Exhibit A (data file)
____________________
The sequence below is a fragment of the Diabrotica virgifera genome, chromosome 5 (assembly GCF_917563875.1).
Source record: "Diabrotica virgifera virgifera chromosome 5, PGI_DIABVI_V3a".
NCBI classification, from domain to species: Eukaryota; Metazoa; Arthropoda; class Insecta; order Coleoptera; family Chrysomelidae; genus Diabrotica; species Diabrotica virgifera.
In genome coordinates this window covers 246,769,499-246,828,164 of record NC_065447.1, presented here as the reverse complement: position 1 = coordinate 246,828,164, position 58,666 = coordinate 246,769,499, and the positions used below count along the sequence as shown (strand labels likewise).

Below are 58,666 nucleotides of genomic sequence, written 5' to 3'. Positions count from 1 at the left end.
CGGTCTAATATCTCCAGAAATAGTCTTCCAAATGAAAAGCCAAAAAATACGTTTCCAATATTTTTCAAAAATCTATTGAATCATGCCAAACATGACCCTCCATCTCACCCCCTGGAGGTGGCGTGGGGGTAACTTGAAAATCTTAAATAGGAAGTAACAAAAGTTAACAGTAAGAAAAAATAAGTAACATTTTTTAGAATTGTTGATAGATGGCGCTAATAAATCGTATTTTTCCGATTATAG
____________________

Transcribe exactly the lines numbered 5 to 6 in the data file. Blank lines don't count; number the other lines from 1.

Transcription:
Below are 58,666 nucleotides of genomic sequence, written 5' to 3'. Positions count from 1 at the left end.
CGGTCTAATATCTCCAGAAATAGTCTTCCAAATGAAAAGCCAAAAAATACGTTTCCAATATTTTTCAAAAATCTATTGAATCATGCCAAACATGACCCTCCATCTCACCCCCTGGAGGTGGCGTGGGGGTAACTTGAAAATCTTAAATAGGAAGTAACAAAAGTTAACAGTAAGAAAAAATAAGTAACATTTTTTAGAATTGTTGATAGATGGCGCTAATAAATCGTATTTTTCCGATTATAG